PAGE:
motivation in a calendar

I have a friend who keeps track of how many days in a row he runs over a mile. If he has an exceptionally busy day ahead, he plans a run around midnight so that he would have at least one mile on each side of the start of the new day. He kept his first run streak alive for well over a year, then when he missed a day, he started over again. I’m not sure where he’s at right now, but in November he posted on Facebook that he had run 574 days in a row. That is so impressive! I marvel at his commitment, and it has inspired me.

I live in Minnesota, and in the winter, I put my road bike on a stationary trainer and “ride it to nowhere”. I hate it. It’s boring and miserable. As a mom of two busy kids who also works full time, I knew that I’d be setting myself up for failure if I tried to shoot for a ride streak. Instead of trying to keep a streak going, I decided to set my own goal and my own way of tracking it. I thought I’d share it here for you, in case it helps you set a new routine and achieve a goal you’ve set for yourself.

I decided that my goal would be to ride my bike to nowhere on most days. That’s kind of a vague goal, I know, but I was shooting for 4/7 days per week. (I’m a realist, so I decided I’d forgive myself if I didn’t make the 4/7 during a week as long as I made up for it in following weeks and hit the bike most days of the month.)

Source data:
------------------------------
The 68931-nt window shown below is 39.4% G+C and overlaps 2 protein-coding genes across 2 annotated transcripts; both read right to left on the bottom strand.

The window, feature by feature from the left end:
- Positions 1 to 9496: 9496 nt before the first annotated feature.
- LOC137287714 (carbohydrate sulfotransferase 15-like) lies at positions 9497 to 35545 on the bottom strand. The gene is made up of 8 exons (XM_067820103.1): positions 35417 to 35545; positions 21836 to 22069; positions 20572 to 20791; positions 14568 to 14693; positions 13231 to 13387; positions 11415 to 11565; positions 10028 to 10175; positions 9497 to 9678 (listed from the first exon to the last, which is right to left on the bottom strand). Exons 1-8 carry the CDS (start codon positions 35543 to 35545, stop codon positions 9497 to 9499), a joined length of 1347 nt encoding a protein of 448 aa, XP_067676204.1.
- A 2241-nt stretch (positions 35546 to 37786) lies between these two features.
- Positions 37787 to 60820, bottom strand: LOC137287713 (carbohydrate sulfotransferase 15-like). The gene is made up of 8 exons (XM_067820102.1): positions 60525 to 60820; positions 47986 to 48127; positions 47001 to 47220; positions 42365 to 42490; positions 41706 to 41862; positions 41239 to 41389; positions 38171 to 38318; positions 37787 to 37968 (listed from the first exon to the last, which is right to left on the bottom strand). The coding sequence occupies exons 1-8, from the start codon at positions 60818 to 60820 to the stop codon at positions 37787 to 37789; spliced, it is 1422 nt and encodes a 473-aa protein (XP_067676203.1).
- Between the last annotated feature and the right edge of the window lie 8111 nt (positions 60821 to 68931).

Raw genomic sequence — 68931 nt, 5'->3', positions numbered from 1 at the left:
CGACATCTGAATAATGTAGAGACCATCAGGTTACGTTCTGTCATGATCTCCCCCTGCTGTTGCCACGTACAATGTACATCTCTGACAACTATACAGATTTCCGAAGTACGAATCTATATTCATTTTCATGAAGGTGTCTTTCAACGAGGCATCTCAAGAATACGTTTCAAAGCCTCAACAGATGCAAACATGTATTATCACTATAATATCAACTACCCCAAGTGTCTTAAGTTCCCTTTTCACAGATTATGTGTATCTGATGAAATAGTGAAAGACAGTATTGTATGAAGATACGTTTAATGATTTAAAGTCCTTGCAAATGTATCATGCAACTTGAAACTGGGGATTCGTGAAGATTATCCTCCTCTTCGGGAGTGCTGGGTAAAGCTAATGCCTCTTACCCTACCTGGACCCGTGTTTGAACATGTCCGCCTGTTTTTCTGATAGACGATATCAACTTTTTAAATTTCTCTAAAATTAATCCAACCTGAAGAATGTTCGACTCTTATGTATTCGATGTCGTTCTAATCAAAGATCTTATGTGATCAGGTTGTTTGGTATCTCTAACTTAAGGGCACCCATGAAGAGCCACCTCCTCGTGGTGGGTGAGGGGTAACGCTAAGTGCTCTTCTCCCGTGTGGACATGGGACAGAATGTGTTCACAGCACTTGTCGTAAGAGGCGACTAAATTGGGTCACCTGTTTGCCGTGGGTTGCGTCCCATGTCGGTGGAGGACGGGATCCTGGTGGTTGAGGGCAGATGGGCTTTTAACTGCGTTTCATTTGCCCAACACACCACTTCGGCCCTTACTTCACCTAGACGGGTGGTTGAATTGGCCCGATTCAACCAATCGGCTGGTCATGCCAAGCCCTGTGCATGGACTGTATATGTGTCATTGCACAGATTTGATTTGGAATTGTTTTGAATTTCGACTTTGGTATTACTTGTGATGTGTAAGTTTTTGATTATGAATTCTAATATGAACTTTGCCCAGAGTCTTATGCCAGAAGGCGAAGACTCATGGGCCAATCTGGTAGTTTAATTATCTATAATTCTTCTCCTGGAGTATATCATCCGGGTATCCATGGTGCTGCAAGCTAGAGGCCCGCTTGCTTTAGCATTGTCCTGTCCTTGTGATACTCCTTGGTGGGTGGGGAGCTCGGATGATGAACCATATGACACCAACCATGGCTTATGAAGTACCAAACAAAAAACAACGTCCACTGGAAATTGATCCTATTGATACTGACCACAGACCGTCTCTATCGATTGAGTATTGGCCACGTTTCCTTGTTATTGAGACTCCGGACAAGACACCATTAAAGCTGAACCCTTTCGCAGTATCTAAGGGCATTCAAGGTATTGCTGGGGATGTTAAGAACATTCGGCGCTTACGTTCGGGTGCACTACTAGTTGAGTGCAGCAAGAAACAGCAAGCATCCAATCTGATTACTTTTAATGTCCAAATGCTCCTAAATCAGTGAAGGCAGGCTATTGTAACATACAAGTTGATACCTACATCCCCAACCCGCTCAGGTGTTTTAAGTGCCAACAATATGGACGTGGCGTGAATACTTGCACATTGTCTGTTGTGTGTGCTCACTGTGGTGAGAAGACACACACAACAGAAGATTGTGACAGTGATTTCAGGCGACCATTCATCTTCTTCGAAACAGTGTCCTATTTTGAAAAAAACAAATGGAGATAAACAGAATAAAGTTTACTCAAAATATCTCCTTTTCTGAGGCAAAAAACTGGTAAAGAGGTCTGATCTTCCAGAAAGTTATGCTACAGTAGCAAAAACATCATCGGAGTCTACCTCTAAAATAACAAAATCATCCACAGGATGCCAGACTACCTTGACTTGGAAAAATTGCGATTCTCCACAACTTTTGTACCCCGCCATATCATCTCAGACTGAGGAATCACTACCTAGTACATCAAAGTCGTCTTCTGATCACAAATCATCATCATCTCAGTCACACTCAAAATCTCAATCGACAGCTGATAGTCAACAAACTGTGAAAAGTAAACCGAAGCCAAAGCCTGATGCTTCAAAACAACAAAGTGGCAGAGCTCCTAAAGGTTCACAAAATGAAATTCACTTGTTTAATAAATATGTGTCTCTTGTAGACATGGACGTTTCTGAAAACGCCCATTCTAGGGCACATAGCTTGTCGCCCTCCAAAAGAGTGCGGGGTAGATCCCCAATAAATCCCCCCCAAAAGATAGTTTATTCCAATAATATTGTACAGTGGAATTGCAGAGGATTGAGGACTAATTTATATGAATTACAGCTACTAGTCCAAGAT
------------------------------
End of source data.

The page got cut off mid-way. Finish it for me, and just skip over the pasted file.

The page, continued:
I am a visual person so I needed a visual way to track my progress. I went online and found a free printable calendar that had the whole year on one page, similar to this one I designed for 2019:

On Task Calendar - Yearly

Then I got an ultra-fine tip marker in a super fun color and put a small X through the dates that I rode to nowhere. It was so satisfying to see the weeks and months fill with X’s, and it helped keep me motivated. Days without X’s stood out, and served as an in-my-face way to remind me I had missed a day or two… or three, and it was time to get back on the bike.

So, as we get ready to start a new year, rather than referring to our aspirations for change as “resolutions”, which have a reputation of failing after few weeks, let’s refer to them as “goals”. Then let’s measure and track our progress!

If my simple system fits for your goals, please feel free to download, print, use, and share the calendar I created to keep you on task. It’s yours! (If you have any trouble downloading it, just comment below with your email address and I’ll send it your way.)

2019 Printable Calendar

..::
If my system helps you, I would love to hear about it! Or share the goal-tracking idea that has worked for you! If you have a system and want me to create a handy-dandy tool for you, let’s talk about it!
::..

cover photo credit: pixabay.com

marketing kindness